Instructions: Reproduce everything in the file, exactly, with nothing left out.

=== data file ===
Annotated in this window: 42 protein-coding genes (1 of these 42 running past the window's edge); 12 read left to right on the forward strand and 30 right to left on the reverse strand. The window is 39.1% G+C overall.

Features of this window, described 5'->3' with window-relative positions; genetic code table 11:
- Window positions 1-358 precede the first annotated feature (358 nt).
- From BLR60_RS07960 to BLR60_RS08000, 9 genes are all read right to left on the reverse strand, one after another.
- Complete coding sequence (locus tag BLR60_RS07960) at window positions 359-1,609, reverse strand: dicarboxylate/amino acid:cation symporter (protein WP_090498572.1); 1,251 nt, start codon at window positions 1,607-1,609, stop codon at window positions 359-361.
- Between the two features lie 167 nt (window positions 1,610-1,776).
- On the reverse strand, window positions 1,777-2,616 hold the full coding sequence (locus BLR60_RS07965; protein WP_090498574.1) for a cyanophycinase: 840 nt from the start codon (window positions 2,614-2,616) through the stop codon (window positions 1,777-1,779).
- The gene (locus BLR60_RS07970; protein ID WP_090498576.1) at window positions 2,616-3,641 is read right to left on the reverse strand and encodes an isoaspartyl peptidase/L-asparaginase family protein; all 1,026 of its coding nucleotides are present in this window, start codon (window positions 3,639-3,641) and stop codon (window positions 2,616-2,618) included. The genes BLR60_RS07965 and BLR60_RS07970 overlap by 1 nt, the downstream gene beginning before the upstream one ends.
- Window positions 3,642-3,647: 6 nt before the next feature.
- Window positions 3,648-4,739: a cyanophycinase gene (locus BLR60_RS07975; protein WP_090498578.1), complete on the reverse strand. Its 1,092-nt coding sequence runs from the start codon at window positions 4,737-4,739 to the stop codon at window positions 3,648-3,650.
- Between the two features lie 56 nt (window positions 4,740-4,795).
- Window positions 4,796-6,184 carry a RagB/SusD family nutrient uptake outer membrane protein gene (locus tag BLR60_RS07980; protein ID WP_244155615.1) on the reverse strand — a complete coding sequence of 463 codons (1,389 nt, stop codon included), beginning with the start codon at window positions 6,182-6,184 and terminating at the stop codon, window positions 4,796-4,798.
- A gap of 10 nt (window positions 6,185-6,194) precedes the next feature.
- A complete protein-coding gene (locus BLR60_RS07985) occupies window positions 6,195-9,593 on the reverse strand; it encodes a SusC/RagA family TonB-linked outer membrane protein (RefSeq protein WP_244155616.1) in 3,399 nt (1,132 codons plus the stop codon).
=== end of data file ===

Annotated in this window: 42 protein-coding genes (1 of these 42 running past the window's edge); 12 read left to right on the forward strand and 30 right to left on the reverse strand. The window is 39.1% G+C overall.

Features of this window, described 5'->3' with window-relative positions; genetic code table 11:
- Window positions 1-358 precede the first annotated feature (358 nt).
- From BLR60_RS07960 to BLR60_RS08000, 9 genes are all read right to left on the reverse strand, one after another.
- Complete coding sequence (locus tag BLR60_RS07960) at window positions 359-1,609, reverse strand: dicarboxylate/amino acid:cation symporter (protein WP_090498572.1); 1,251 nt, start codon at window positions 1,607-1,609, stop codon at window positions 359-361.
- Between the two features lie 167 nt (window positions 1,610-1,776).
- On the reverse strand, window positions 1,777-2,616 hold the full coding sequence (locus BLR60_RS07965; protein WP_090498574.1) for a cyanophycinase: 840 nt from the start codon (window positions 2,614-2,616) through the stop codon (window positions 1,777-1,779).
- The gene (locus BLR60_RS07970; protein ID WP_090498576.1) at window positions 2,616-3,641 is read right to left on the reverse strand and encodes an isoaspartyl peptidase/L-asparaginase family protein; all 1,026 of its coding nucleotides are present in this window, start codon (window positions 3,639-3,641) and stop codon (window positions 2,616-2,618) included. The genes BLR60_RS07965 and BLR60_RS07970 overlap by 1 nt, the downstream gene beginning before the upstream one ends.
- Window positions 3,642-3,647: 6 nt before the next feature.
- Window positions 3,648-4,739: a cyanophycinase gene (locus BLR60_RS07975; protein WP_090498578.1), complete on the reverse strand. Its 1,092-nt coding sequence runs from the start codon at window positions 4,737-4,739 to the stop codon at window positions 3,648-3,650.
- Between the two features lie 56 nt (window positions 4,740-4,795).
- Window positions 4,796-6,184 carry a RagB/SusD family nutrient uptake outer membrane protein gene (locus tag BLR60_RS07980; protein ID WP_244155615.1) on the reverse strand — a complete coding sequence of 463 codons (1,389 nt, stop codon included), beginning with the start codon at window positions 6,182-6,184 and terminating at the stop codon, window positions 4,796-4,798.
- A gap of 10 nt (window positions 6,185-6,194) precedes the next feature.
- A complete protein-coding gene (locus BLR60_RS07985) occupies window positions 6,195-9,593 on the reverse strand; it encodes a SusC/RagA family TonB-linked outer membrane protein (RefSeq protein WP_244155616.1) in 3,399 nt (1,132 codons plus the stop codon).